ideal baby bath temperature

What is the ideal baby bath temperature?

What is the right baby bath temperature, is for most new mothers a concern? Is the bathwater too hot or too cold? How on earth do you measure this?

The perfect water temperature depends on several things. Firstly on the age and the preference of the child.

Especially for newborns, the water must have the right temperature. Newborns do not have the ability to regulate their own body temperature. They can lose heat four times faster than adults.

For newborns, the temperature should ideally be between 37°C and 38°C (
98.6°F and 100.4°F), close to the baby’s body temperature. When babies grow a bit older, an acceptable temperature is between 36°C and 38°C (97°F and 100°F).


How to measure the baby bath temperature?

The best way to try if the bath water is too hot is by dipping your wrist or elbow in the water.

We use our elbow or wrist because our hands can tolerate much higher temperatures. Before you check the bathwater, stir the water to get an equal temperature in the baby’s bath.

It is very important that you never add hot water while your baby is still in the bathtub.

Can you use a regular thermometer to measure baby’s bath water?

The old fashioned mercury in glass thermometers are fragile and have a limited range. Therefore, they are not suitable for measuring a baby’s bathwater. Furthermore, many of the newest battery-powered digital thermometers are not your best choice either because they are not waterproof.

What are the best baby bath thermometers?

There are baby bath thermometers on the market specially designed to measure the baby bath temperature. These are more reliable and do not have to cost a lot.

If you don’t trust yourself testing with your elbow, another option is to buy one of these bath thermometers to check the baby bathwater.

The latest models are all digital thermometers displaying the temperature on a little LCD screen. To make it more fun for your baby, choose one you can use as a floating bath toy.

Here are my top recommendations for baby bath thermometers, all under $20

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Beware of scalding accidents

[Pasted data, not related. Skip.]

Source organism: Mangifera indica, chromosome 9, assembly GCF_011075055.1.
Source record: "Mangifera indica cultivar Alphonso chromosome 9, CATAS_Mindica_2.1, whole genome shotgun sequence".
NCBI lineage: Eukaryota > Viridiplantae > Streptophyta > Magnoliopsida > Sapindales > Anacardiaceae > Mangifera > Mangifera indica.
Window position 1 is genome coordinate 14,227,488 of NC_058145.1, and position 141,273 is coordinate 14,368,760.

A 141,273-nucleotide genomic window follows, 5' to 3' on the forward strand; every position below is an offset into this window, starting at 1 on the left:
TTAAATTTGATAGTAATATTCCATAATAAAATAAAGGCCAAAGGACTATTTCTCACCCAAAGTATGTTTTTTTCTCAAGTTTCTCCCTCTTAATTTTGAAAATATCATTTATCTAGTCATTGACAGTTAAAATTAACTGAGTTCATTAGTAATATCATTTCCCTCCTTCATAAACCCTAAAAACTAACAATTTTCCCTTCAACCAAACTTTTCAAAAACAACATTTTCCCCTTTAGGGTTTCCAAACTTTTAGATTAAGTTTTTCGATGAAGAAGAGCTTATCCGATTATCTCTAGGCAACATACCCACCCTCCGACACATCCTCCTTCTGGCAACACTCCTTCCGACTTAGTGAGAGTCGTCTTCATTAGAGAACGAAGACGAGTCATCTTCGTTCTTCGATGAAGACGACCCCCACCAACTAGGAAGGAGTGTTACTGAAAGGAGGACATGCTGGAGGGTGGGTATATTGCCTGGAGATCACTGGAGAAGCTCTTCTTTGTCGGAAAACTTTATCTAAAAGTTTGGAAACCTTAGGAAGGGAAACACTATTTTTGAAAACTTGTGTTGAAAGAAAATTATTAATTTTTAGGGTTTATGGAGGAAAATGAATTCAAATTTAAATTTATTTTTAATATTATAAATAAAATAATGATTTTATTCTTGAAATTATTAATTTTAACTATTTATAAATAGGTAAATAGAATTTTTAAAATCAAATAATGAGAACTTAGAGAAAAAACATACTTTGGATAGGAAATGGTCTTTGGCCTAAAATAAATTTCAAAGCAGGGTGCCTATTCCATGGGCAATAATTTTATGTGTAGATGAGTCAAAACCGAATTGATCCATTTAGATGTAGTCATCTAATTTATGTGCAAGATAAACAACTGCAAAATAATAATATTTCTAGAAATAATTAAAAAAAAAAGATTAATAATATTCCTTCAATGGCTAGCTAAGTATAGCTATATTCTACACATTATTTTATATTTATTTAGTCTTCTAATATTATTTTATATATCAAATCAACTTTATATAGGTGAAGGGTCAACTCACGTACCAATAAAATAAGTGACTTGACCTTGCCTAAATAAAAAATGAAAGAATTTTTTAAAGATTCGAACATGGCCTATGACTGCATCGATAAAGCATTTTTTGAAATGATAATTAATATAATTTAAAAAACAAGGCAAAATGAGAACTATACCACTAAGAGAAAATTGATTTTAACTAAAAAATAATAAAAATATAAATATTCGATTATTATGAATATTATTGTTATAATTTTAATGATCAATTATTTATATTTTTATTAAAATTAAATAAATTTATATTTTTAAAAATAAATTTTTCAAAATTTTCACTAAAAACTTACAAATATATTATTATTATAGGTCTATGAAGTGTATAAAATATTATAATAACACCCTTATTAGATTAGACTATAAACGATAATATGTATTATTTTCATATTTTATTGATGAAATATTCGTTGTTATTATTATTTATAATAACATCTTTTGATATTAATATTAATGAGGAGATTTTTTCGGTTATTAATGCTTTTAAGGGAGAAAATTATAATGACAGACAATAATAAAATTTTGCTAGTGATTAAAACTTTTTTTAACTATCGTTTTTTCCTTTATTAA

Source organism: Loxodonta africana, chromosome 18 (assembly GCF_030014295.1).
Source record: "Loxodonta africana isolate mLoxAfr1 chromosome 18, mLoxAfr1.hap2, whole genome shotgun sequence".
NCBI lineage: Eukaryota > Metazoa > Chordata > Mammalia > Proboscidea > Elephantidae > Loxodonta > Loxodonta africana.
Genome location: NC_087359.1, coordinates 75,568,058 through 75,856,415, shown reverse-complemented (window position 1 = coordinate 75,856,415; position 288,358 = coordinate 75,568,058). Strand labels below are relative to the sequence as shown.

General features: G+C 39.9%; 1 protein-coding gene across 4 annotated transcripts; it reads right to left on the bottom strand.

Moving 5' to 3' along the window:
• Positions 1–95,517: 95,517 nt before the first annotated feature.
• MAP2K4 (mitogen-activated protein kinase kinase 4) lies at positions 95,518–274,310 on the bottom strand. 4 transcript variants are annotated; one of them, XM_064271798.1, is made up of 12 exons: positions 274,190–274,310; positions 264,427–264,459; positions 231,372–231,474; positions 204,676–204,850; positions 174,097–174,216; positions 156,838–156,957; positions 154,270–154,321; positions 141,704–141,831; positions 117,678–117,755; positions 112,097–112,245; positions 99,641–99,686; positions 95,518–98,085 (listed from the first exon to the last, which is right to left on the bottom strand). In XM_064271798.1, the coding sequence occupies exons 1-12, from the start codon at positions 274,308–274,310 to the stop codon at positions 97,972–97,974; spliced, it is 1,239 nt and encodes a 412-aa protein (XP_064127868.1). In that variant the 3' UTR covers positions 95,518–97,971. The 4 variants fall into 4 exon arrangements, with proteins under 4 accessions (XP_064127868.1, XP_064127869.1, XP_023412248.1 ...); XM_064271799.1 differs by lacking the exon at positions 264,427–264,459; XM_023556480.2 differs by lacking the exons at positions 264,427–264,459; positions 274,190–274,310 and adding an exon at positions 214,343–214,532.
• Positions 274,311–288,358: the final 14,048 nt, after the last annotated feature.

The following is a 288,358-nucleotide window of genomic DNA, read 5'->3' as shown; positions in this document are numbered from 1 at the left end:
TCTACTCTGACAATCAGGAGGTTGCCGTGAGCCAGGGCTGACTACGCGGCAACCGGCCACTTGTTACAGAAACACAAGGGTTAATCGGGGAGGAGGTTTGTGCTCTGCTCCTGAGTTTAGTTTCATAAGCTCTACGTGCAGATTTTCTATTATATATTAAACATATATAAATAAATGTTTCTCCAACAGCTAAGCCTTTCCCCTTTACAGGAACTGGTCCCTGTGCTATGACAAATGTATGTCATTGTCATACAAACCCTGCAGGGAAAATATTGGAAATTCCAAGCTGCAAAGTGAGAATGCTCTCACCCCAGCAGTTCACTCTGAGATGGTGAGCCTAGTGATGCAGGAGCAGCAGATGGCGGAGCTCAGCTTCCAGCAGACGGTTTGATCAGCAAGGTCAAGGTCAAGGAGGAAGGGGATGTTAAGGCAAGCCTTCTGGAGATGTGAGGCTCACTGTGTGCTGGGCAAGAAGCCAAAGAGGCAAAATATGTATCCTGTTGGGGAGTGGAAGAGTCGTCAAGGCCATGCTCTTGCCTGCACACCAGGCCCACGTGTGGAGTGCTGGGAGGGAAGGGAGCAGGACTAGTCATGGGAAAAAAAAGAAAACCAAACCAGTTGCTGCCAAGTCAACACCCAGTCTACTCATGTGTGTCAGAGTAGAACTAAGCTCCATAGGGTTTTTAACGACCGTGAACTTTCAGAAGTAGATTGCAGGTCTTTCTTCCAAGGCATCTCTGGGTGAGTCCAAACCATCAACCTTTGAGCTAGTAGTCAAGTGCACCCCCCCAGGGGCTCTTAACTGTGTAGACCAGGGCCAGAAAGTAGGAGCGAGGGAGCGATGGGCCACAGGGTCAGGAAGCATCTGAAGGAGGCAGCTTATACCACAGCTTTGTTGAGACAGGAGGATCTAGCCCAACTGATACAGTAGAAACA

Take great care with too hot bath water, as this can be very dangerous for a baby’s skin.

A baby’s skin is so thin that it would only take 5 seconds for a baby to suffer a 3rd-degree burn. For an infant, this is a life-threatening condition. So never bathe your baby before checking the water temperature.

Read the heartbreaking story of a toddler who was scalded in the bath and how long it took him to recover.

When the baby bath water is too cold

On the other hand, too cold bath water is also not without risks. When the baby loses heat faster than the body can warm itself, the internal body temperature will drop. Babies’ ability to control their body temperature is limited, and they are prone to temperature drops.

Signs that this is happening are difficult or quick breathing, lethargy, and pale skin color. The longer a baby’s core body temperature remains below 35 °C (95°F), the risk of tissue damage (hypoxia) and nerve damage increases.

Equally important, the room’s temperature or bathroom to bathe the baby needs to be draft-free. It has to be comfortably warm, somewhere between 24°C and 27°C (75°F and 80°F).

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Baby bath water temperature in hot weather

When it is boiling in the summer, it’s tempting to cool off your little one with a bath. When you do so, make sure the water is just slightly cooler than the usual bath temperature. Too cold water will cause the baby to shiver, causing a rise in body temperature.

Does bathing help to reduce a baby’s fever?

Our mothers and grandmothers commonly used bathing as a way to bring down a child’s fever.

When fever-reducing medicine is not at hand, a lukewarm bath or sponge bath doesn’t harm a baby, and it may bring down the baby’s temperature. Bear in mind that if the water is too cold, it may have the opposite effect. The baby will start to shiver and, as we mentioned before, cause the temperature to rise instead of bringing it down.

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